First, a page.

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After losing his sister to cancer, a former Apple exec wants to make it easier for patients to get their health records


Ciitizen is building a system that patient can use to pull in and share their medical records. Anil Sethi started the company after helping his sister, who was diagnose with metastatic breast cancer, carry all of her records between visits. Photo credit: Ciitizen

Many cancer patients still carry stacks of paper records, and CDs with imaging between visits. Although companies are working to solve this problem, several challenges persist.

Anil Sethi learned this firsthand after his younger sister, Tanya, was diagnosed with stage IV breast cancer.

He created a previous startup, Gliimpse, with the goal of helping her after she was first diagnosed. The company was later acquired by Apple, where Sethi worked for two years as director of health records, until he got a call from Johns Hopkins saying Tanya would have just two more weeks to live.

He left and drove across the country with her as they sought out specialists who could help.

“We bought Tanya five more months of life as we criss-crossed the country trying to look for a hail mary,” he said.

When she died, Sethi promised he’d spend the rest of his career working to ensure people would no longer think of breast cancer as a death sentence. He founded his current startup, Ciitizen, in 2017 with this goal.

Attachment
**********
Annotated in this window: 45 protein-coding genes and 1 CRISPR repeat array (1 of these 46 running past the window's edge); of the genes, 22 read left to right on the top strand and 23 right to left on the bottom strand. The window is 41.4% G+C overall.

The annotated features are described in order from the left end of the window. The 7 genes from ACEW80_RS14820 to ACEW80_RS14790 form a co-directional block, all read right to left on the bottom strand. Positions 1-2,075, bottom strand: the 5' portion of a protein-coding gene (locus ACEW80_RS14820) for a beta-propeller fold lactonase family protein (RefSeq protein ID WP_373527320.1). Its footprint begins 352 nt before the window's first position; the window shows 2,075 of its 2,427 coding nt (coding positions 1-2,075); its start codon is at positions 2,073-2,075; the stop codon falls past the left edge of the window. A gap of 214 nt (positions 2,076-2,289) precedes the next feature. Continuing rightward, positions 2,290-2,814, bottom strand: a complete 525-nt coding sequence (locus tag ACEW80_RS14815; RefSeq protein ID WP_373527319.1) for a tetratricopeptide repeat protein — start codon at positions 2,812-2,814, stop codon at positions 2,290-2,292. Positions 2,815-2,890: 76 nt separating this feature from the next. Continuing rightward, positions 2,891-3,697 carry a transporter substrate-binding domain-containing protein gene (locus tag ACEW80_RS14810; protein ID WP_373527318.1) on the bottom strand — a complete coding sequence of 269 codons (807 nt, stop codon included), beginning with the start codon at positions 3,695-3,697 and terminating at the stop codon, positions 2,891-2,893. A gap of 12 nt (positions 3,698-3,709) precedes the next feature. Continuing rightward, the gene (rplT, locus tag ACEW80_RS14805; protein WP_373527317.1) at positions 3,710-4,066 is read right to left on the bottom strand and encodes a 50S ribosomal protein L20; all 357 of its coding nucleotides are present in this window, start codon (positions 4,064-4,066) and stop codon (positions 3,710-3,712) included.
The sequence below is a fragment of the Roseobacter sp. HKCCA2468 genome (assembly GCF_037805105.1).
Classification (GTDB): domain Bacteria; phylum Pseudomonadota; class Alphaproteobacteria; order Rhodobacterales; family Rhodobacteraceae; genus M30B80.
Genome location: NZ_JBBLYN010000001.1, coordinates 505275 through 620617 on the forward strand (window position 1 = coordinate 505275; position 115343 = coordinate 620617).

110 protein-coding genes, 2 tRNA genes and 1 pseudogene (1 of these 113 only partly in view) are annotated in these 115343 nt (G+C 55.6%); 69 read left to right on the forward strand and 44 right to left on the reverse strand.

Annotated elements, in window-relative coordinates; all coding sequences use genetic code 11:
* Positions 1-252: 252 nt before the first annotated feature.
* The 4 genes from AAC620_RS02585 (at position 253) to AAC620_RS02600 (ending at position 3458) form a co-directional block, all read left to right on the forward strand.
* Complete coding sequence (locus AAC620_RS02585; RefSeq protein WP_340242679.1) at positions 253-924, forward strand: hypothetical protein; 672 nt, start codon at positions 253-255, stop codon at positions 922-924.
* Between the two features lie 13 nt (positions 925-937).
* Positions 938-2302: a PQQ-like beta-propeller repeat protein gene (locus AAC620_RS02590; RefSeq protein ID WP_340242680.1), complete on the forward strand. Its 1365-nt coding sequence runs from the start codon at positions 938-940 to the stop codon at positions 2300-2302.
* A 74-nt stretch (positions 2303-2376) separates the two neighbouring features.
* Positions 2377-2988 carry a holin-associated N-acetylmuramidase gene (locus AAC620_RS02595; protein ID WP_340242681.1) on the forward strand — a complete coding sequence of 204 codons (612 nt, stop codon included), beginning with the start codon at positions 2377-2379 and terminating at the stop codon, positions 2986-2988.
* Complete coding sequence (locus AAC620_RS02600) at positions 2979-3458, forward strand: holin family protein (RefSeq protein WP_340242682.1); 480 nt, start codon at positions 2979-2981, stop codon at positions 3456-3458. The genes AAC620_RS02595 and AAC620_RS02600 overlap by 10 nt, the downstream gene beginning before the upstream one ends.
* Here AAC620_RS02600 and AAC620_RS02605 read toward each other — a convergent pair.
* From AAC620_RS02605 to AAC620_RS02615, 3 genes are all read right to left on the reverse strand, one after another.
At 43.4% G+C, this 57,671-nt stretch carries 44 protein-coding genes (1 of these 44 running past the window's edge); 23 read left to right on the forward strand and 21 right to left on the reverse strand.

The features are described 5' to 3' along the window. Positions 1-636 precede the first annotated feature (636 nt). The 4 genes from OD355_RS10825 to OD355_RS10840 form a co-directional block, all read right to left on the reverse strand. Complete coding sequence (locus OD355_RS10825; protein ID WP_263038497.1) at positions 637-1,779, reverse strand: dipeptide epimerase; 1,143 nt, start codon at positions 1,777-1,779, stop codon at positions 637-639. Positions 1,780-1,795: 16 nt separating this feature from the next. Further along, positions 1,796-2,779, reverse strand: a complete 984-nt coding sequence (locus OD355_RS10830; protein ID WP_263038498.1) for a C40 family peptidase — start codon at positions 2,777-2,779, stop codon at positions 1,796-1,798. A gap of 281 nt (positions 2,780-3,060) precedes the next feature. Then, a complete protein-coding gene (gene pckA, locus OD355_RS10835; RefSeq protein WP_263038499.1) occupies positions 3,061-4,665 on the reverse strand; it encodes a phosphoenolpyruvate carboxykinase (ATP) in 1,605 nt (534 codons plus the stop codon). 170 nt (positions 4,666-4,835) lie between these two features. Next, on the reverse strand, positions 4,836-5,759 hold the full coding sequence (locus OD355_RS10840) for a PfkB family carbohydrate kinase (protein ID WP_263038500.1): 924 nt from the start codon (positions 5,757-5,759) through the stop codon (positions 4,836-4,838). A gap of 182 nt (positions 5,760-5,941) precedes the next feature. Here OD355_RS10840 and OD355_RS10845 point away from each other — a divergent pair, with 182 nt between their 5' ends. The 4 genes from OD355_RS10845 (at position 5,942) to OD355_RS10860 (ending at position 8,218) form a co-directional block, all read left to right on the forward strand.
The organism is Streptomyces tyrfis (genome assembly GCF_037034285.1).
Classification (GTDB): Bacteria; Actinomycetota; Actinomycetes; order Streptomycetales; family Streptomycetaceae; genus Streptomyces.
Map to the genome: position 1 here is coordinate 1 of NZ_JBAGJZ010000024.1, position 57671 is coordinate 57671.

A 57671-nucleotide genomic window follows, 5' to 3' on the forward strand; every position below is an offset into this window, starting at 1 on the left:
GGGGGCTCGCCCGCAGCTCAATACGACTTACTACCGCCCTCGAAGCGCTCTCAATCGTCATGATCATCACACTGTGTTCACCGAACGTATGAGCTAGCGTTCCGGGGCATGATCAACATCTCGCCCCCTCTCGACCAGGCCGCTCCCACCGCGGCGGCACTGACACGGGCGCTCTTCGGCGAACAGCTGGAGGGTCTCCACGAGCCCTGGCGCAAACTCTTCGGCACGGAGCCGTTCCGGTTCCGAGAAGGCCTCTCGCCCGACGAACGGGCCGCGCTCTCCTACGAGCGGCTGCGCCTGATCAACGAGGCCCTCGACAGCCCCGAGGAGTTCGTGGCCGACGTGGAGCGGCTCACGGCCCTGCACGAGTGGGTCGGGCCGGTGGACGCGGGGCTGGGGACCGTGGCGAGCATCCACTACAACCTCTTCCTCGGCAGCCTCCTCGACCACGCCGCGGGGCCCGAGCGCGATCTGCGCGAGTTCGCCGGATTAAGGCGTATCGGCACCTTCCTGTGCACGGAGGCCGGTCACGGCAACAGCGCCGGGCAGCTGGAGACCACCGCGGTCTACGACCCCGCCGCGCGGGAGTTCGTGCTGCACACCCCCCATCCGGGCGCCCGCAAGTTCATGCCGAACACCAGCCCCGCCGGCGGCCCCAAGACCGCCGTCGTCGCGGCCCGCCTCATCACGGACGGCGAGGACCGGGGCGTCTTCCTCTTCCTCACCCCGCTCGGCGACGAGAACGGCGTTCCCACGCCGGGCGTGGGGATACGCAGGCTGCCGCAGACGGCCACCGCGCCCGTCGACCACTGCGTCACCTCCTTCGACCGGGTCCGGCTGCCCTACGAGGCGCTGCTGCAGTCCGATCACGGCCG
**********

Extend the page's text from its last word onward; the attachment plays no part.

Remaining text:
If his previous work with Apple was to make it easier for lots of people to bring in health records from different facilities, Ciitizen’s current approach is depth. Although the company is not exclusively for cancer patients, Sethi is focused on making the platform work for them first, given the vast amount of information they have to manage.

Many health records efforts are focused on pulling information using Fast Healthcare Interoperability Resources (FHIR), an interoperability standard that lets them pull certain healthcare information from health records systems, with patients’ consent. But that standard doesn’t currently cover everything, including pathology reports, information on a tumor’s size and grade, and discharge summaries, which Tanya needed.

“An API can’t pull out of a database… that which it doesn’t have in the database in the first place,” he said.

Because many of the built in EMR databases are still centered around billing, this information simply wasn’t there.

Instead, his solution is to use the patient’s right of access to pull all of their records, documents and genomics reports. Its users can tell the company where they received care so Ciitizen can follow the “breadcrumbs.”

“When Tanya was at Hopkins, they use Epic, so I used her login, and I got 30 or 40, maybe 50 records, a breakdown, no issue” he said. “But when I used her HIPAA right of access to put in a form, signed it, sent it to medical records, we got a dump of 2,200 pages. So we’re looking at two orders of magnitude different.”

Of course, this comes with a tradeoff. While information pulled in through an API is computable, those 2,200 pages that he received were all sent in a big, messy PDF.

Because of this, Ciitizen is training machine learning tools to turn this into standardized, usable information. It’s focused on fetching and codifying the 20 most important elements that oncologists would need.

The service is free to patients. It has a feature to help them identify clinical trials that they might be eligible for, and allows them to share their data with researchers, if they choose. Users can download their records or request for them to be deleted.

“I think we’ve all had a Tanya in our lives,” Sethi said. “You’ve got to know why you’re doing this work. This is really hard work.”



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